Saturday, 1 August 2015

Oil Prices Have Affected Everyone, But What Exactly is Oil?

If you have been reading the news, you should know that oil affects most of us in some aspects of our life. For example, air ticket prices, car fuel, household gas prices, stock prices and many others.

You stay in a cave and you don't use gas to cook?

What if you stay in a cave and you are vegetarian? You will be surprised that animals and plants contain organic oil but we will not talk about it here.

In my earlier post on Keppel Corporation, I talked about how good Kepcorp was but affected by the oil prices. If you have read B's post on Developing The 5 Whys Technique In Investing, he used an example on KepCorp to explain the approach. He talked about the company's oil tolerance and sensitivity as the ultimate 5th Why. If you were keen to invest in any Oil and Gas companies, you will realised their stock prices were almost uniformly affected by crude oil prices.

So What Is Oil (Petroleum)? 

The name petroleum covers both naturally occurring unprocessed crude oil and petroleum products that are made up of refined crude oil. Petroleum is recovered mostly through oil drilling. It is refined and separated, most easily by distillation, into a large number of consumer products. These products include gasoline (petrol), kerosene, asphalt and chemical reagents used to make plastics and pharmaceuticals.

Oil Supply
  1. Conventional oil - cheapest and easiest to extract - around 1.8 trillion barrels
  2. Unconventional oil
    • Sand Oil - Canada and Venezuela have the world's largest deposit - 3.6 trillion barrels
    • Shale Oil - US has the world's largest deposit - 3.7 trillion barrels, though only a part of it is recoverable
The top three oil producing countries are Russia, Saudi Arabia and the United States. About 80 percent of the world's readily accessible reserves are located in the Middle East. 

Logistical and technical hurdles remain for unconventional oil. oil extraction requires large amounts of heat and water, making its net energy content quite low relative to conventional crude oil. Thus, Canada's oil sands are not expected to provide more than a few million barrels per day in the foreseeable future.

Oil Demand

World consumption was around 84 million barrels per day. Which in turn yields a remaining oil supply of only about 120 years, if demand remain static.

Due to its high energy density, easy transportability and relative abundance, oil has become the world's most important source of energy since the mid-1950s. About 90 percent of vehicular fuel needs are met by oil. Oil accounts for a large percentage of the world's energy consumption, ranging from a low of 32 percent for Europe and Asia, up to a high of 53 percent for the Middle East, South and Central America (44%), Africa (41%), and North America (40%). Top oil consumers largely consist of developed nations. I foresee developing nations will increase the consumptions of oil for future demands.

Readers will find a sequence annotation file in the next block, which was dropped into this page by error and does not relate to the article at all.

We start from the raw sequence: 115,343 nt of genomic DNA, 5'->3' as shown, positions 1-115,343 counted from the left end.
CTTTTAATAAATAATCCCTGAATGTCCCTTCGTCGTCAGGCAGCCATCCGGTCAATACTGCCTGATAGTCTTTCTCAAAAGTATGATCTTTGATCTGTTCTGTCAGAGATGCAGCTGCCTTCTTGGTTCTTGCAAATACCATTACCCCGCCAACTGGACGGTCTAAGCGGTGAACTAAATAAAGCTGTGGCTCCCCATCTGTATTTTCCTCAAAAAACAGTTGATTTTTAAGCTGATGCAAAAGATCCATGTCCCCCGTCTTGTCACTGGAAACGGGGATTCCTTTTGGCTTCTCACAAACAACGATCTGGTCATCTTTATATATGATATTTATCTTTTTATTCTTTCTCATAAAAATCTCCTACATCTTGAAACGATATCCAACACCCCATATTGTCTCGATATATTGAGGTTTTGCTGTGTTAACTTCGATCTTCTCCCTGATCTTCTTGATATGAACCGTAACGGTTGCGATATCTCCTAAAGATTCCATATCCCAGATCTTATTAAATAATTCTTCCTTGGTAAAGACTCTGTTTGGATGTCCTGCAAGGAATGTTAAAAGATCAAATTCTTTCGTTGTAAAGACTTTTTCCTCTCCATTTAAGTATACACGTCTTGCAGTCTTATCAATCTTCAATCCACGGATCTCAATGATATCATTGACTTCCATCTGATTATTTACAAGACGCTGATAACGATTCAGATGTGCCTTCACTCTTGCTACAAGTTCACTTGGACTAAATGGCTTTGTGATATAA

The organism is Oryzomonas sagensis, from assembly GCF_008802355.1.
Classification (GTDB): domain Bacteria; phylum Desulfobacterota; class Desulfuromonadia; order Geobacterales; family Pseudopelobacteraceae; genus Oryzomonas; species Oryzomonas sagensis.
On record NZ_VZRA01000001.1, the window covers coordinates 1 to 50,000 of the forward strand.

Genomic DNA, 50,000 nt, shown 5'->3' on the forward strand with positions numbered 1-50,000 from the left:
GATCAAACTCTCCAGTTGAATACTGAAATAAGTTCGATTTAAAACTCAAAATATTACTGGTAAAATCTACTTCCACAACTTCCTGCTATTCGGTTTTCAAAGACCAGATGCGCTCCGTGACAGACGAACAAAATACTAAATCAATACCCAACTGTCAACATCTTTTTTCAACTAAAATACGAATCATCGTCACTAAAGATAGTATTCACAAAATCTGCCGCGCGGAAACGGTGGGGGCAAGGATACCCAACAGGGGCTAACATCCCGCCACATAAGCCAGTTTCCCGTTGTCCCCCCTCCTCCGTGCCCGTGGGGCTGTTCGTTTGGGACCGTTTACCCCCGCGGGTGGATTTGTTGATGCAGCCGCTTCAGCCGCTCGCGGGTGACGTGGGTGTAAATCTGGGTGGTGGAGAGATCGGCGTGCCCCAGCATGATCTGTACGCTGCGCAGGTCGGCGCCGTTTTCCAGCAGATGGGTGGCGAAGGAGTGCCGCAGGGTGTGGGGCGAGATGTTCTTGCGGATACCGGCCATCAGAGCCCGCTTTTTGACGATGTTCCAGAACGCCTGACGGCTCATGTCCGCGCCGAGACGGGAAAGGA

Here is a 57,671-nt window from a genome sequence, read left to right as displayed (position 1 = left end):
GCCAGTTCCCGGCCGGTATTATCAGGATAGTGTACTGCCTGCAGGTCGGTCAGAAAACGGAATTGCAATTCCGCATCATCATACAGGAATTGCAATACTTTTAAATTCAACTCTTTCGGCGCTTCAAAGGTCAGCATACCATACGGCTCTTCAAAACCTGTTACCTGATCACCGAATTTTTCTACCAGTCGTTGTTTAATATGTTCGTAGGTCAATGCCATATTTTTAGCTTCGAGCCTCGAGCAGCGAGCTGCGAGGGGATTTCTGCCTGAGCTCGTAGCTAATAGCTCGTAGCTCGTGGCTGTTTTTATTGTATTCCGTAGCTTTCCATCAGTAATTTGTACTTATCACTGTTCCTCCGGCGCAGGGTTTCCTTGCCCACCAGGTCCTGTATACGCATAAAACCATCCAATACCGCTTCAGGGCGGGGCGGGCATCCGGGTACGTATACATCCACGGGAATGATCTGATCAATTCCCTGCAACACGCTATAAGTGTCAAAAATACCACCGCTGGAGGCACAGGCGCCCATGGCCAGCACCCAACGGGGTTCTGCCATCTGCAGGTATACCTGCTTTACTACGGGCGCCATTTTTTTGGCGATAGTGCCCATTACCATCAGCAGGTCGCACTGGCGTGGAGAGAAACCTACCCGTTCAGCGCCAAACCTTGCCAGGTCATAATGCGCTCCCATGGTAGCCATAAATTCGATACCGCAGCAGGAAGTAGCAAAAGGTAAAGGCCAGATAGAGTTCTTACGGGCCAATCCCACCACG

Factors Affecting Oil Prices
  1. Number of vehicles in the world competing for fuel
  2. Quantity of oil exported to the world market
  3. Net Energy Gain (economically useful energy provided minus energy consumed)
  4. Political stability of oil exporting nations 
  5. Ability to defend oil supply lines
Common Pricing Reference:
  1. West Texas Intermediate (WTI)
    • a very high-quality, sweet, light oil delivered at Cushing, Oklahoma for North American oil
  2. Brent Blend
    • comprising 15 oils from fields in the Brent and Ninian systems in the East Shetland Basin of the North Sea. The oil is landed at Sullom Voe terminal in Shetland. Oil production from Europe, Africa and Middle Eastern oil flowing West tends to be priced off this oil, which forms a benchmark

Oil Production:




During the 1979's oil peak, its production declined for years and took almost 20 years to return to 1979's high.

Daily Life Observations

  1. Oil industry has been lucrative. How often we heard our friends getting 6-12 months bonuses working in the industry?
  2. Singapore shared same currency standard with Brunei. Brunei is ranked fifth in the world by gross domestic product per capita at purchasing power parity. The IMF estimated, in 2011, that Brunei was one of two countries (the other being Libya) with a public debt at 0% of the national GDP. Forbes also ranks Brunei as the fifth-richest nation out of 182, based on its petroleum and natural gas fields
  3. Oil prices affect our utility bills, car fuel prices and air ticket fuel charges
In Summary

If you are to invest in Oil and Gas companies, you may really need to hold for many years (5-10 years?) to see through the bottom and back to the peak. Even oil prices remain at current rate for decades, the demands have always been there and increasing. There are plenty of surplus supply for the near future and that caused the oil prices to be depressed. It is of interest like usage and business costs for oil prices to remain low. However, it is also of interest to OPEC and oil exporting countries to increase the oil prices for countries' prosperous and survival. 


Benefits to invest in Kepcorp:
  1. Kepcorp has proven track records of dividends of >5% that sat through major crisis
  2. Kepcorp has strong balance sheet to sustain for years
  3. Kepcorp are co-owned by impressive investment holdings